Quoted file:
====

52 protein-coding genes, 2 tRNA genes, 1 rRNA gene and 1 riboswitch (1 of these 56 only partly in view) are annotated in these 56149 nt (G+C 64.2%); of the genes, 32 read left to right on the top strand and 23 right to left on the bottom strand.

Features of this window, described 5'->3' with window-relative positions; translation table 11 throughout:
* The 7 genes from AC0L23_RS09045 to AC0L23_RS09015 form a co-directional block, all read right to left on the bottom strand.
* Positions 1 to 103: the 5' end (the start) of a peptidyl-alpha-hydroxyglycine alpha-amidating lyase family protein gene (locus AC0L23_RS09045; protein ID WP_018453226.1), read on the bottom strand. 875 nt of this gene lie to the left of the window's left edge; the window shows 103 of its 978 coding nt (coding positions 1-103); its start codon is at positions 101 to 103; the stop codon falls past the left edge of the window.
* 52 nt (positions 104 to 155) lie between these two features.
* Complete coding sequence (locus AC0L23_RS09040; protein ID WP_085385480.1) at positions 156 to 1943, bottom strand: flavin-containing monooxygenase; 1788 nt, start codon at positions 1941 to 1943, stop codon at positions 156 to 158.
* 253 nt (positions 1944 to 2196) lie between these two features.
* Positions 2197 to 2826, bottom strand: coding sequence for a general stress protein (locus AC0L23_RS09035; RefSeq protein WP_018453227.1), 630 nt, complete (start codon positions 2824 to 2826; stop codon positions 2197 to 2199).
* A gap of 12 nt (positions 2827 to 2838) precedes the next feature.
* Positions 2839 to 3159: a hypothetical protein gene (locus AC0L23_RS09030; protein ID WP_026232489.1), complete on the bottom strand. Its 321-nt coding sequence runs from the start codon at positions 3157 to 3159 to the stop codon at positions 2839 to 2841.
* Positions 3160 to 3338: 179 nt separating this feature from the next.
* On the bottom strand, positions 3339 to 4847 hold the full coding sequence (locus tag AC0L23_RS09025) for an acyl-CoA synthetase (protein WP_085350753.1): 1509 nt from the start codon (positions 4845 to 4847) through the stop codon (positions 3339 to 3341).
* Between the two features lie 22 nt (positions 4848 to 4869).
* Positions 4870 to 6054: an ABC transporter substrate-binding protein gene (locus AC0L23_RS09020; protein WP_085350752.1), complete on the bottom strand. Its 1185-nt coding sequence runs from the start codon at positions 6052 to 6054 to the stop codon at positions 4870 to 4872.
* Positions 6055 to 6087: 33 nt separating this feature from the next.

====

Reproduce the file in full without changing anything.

52 protein-coding genes, 2 tRNA genes, 1 rRNA gene and 1 riboswitch (1 of these 56 only partly in view) are annotated in these 56149 nt (G+C 64.2%); of the genes, 32 read left to right on the top strand and 23 right to left on the bottom strand.

Features of this window, described 5'->3' with window-relative positions; translation table 11 throughout:
* The 7 genes from AC0L23_RS09045 to AC0L23_RS09015 form a co-directional block, all read right to left on the bottom strand.
* Positions 1 to 103: the 5' end (the start) of a peptidyl-alpha-hydroxyglycine alpha-amidating lyase family protein gene (locus AC0L23_RS09045; protein ID WP_018453226.1), read on the bottom strand. 875 nt of this gene lie to the left of the window's left edge; the window shows 103 of its 978 coding nt (coding positions 1-103); its start codon is at positions 101 to 103; the stop codon falls past the left edge of the window.
* 52 nt (positions 104 to 155) lie between these two features.
* Complete coding sequence (locus AC0L23_RS09040; protein ID WP_085385480.1) at positions 156 to 1943, bottom strand: flavin-containing monooxygenase; 1788 nt, start codon at positions 1941 to 1943, stop codon at positions 156 to 158.
* 253 nt (positions 1944 to 2196) lie between these two features.
* Positions 2197 to 2826, bottom strand: coding sequence for a general stress protein (locus AC0L23_RS09035; RefSeq protein WP_018453227.1), 630 nt, complete (start codon positions 2824 to 2826; stop codon positions 2197 to 2199).
* A gap of 12 nt (positions 2827 to 2838) precedes the next feature.
* Positions 2839 to 3159: a hypothetical protein gene (locus AC0L23_RS09030; protein ID WP_026232489.1), complete on the bottom strand. Its 321-nt coding sequence runs from the start codon at positions 3157 to 3159 to the stop codon at positions 2839 to 2841.
* Positions 3160 to 3338: 179 nt separating this feature from the next.
* On the bottom strand, positions 3339 to 4847 hold the full coding sequence (locus tag AC0L23_RS09025) for an acyl-CoA synthetase (protein WP_085350753.1): 1509 nt from the start codon (positions 4845 to 4847) through the stop codon (positions 3339 to 3341).
* Between the two features lie 22 nt (positions 4848 to 4869).
* Positions 4870 to 6054: an ABC transporter substrate-binding protein gene (locus AC0L23_RS09020; protein WP_085350752.1), complete on the bottom strand. Its 1185-nt coding sequence runs from the start codon at positions 6052 to 6054 to the stop codon at positions 4870 to 4872.
* Positions 6055 to 6087: 33 nt separating this feature from the next.